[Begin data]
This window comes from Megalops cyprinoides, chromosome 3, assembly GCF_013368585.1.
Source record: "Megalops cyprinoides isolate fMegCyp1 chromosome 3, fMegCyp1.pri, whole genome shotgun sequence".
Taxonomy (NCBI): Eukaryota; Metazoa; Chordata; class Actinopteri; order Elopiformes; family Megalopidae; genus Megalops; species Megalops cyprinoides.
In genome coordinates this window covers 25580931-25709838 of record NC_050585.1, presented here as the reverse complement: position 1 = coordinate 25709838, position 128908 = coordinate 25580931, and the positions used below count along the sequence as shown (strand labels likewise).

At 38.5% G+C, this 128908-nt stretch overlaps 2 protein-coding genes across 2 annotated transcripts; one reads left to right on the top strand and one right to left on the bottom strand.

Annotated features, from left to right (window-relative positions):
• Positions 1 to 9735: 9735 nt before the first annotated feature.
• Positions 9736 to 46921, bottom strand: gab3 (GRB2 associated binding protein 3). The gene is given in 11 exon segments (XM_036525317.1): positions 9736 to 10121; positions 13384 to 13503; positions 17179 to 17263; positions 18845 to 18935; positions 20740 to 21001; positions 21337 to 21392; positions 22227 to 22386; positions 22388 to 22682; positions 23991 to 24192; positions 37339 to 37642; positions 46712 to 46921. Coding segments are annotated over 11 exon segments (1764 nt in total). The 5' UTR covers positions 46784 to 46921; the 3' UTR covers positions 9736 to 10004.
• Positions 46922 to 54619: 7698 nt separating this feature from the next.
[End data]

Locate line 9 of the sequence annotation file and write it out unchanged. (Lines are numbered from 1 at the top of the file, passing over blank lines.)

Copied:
• Positions 46922 to 54619: 7698 nt separating this feature from the next.